The Senate Budget and Fiscal Review Committee held a two-hour hearing January 19 to get an overview of the governor’s budget proposal from the Department of Finance and Legislative Analyst’s Office.

The meeting in the Senate chambers, with testimony provided remotely and shown on large television screens, was for informational purposes only, and no votes were taken. Senator Nancy Skinner, who chairs the committee, said the Senate’s five budget subcommittees will continue holding hearings through the first week of March, and there will be “more in-depth discussions” in those forums.

Skinner said Senate Democrats want the Legislature to focus on “building a future that is more equitable for Californians.”

The bulk of the state’s revenue windfall has come from the state’s personal income tax, which is steeply progressive and thus dependent on high-income residents. In tax year 2019, the most recent tax year for which data is available from the Franchise Tax Board, the top 5 percent of California resident earners accounted for 66.3 percent of the personal income tax revenue total. PIT revenue will account for 62.4 percent of the state’s total revenue in the current fiscal year, and that share is projected to increase to 65.9 percent in the next fiscal year.

“The state is continuing to experience record economic growth, and that, on top of fiscal prudence, really gives us more opportunity to build on our past investments and strengthen the foundation of our future,” said Erika Li, chief deputy director of the Department of Finance, in her overview of Newsom’s proposal.

While Li focused on provisions relating to small businesses, she noted that the budget “restores the business tax credits, including research-and-development, which were limited during the COVID-19 pandemic recession, and proposes two new green tax credits.”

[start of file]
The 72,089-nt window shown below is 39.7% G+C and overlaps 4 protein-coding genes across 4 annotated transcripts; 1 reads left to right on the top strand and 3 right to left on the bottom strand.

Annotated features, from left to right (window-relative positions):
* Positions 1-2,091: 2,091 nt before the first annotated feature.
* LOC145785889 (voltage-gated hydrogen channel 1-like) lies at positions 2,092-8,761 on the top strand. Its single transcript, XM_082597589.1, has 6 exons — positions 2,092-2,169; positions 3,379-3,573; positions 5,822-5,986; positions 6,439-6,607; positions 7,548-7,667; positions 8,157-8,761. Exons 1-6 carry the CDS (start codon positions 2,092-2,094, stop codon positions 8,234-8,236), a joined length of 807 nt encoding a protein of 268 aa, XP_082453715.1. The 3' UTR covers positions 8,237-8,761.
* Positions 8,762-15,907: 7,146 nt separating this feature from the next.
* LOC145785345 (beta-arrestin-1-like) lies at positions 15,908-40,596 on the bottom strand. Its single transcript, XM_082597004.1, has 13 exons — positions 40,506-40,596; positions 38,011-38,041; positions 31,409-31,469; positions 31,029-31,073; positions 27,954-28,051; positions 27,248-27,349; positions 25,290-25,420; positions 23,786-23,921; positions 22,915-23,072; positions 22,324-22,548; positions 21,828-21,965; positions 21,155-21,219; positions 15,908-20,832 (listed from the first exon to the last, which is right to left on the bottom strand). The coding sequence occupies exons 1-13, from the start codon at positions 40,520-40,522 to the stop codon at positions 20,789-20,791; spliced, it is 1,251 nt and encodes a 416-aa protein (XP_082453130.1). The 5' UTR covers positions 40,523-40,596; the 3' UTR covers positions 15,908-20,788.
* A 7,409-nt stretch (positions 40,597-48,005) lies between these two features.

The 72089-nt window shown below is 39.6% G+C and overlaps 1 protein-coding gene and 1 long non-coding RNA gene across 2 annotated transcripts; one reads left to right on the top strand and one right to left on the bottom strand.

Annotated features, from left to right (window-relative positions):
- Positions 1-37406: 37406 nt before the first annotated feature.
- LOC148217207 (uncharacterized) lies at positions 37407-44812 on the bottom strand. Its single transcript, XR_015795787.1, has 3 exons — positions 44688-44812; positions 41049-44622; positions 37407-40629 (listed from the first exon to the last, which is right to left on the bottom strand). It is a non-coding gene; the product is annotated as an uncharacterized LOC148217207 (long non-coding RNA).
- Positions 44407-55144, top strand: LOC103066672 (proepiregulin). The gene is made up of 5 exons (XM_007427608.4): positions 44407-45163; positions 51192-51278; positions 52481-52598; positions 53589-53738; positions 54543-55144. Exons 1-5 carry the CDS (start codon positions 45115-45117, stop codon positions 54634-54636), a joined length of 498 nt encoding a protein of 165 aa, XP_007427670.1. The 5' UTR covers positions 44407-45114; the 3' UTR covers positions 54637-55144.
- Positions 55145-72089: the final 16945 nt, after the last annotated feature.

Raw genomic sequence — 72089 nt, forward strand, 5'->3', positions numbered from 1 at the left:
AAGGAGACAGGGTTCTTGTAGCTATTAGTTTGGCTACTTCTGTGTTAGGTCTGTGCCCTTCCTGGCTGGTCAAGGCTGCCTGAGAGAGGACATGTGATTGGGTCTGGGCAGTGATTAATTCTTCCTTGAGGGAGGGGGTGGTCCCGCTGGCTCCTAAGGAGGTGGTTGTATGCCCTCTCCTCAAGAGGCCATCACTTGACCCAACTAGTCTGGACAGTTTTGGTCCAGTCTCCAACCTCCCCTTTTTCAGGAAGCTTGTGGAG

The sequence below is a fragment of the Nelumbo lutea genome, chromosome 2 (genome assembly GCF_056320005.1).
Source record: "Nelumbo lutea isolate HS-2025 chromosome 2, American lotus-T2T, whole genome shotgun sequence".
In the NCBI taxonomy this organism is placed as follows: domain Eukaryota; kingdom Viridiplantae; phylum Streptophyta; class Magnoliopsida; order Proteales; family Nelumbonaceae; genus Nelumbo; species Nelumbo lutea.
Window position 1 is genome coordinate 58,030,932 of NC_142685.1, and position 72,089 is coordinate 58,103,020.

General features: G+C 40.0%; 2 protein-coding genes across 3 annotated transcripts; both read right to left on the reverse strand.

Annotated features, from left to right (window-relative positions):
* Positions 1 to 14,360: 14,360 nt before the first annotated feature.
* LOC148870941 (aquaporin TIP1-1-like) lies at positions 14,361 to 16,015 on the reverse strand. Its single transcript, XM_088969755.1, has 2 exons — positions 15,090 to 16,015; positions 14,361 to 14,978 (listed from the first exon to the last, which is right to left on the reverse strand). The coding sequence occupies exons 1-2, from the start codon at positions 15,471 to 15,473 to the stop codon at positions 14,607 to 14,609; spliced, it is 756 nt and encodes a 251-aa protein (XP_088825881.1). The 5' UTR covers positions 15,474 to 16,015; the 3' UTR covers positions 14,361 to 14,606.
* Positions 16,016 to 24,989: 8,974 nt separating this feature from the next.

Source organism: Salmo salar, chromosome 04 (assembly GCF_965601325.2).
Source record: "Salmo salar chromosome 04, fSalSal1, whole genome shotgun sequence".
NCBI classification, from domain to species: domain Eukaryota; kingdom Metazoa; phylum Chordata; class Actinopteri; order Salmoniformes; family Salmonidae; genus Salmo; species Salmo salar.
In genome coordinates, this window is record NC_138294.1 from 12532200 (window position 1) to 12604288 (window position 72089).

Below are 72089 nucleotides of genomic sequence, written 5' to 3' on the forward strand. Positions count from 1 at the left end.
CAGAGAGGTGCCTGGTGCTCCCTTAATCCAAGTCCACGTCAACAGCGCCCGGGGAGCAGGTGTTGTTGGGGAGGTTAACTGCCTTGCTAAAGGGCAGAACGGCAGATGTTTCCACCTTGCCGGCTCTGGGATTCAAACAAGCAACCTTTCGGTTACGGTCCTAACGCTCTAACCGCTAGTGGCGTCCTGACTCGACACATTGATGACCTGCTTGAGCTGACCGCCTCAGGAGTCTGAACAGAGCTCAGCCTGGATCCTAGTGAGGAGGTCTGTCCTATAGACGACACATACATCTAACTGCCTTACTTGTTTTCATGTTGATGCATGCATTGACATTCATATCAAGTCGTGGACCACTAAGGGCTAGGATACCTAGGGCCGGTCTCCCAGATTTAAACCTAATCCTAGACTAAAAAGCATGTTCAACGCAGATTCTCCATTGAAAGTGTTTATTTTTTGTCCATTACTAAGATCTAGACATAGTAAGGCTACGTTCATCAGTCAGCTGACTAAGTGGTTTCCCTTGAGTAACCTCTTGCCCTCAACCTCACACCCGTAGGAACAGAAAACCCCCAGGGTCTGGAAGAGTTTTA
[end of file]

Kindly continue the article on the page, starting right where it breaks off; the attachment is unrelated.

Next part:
Li also highlighted a provision to pay down $3 billion of the state’s approximately $20 billion in unemployment insurance fund debt over two years.

Legislative Analyst Gabe Petek urged lawmakers to “preserve legislative flexibility … and continue to strengthen the state’s fiscal resilience,” especially since inflation and the pandemic create a lot of uncertainty.

Petek noted that Newsom’s budget projects that approximately $2.6 billion in changes will be needed to keep the state under the state appropriations limit (SAL), commonly referred to as the Gann limit, but defers a detailed plan until May.

“That’s one approach, but we would actually encourage the Legislature to begin thinking about developing a plan for meeting the SAL requirement before May,” Petek testified. “The reason for this is that delaying the formation of a plan really reduces legislative flexibility.”

For example, Petek said, if revenue continues beating projections and the Legislature wants to reduce taxes, earlier action will provide more benefit to the taxpayers.

Petek also urged lawmakers to focus on how money is being spent, rather than just how much is being spent.

“Given the magnitude of last year’s commitments, it may be appropriate to dedicate some portion of the early part of the budget process this year to checking in, essentially, on how that is going,” Petek said. “How is the implementation of those choices going, how is the rollout of the funding working, and sort of performing, basically, some form of an oversight function in that process. Relatedly, we would recommend that the Legislature continue to be cautious about creating new or significantly expanded … programs, just bearing in mind the state’s overall capacity to implement these new initiatives.”

Petek added that the pandemic could be “an ongoing or a longer-term issue for us all to deal with,” and recommended that lawmakers consider the governor’s budget in that light.

The Assembly Budget Committee has scheduled a similar budget overview hearing for January 26.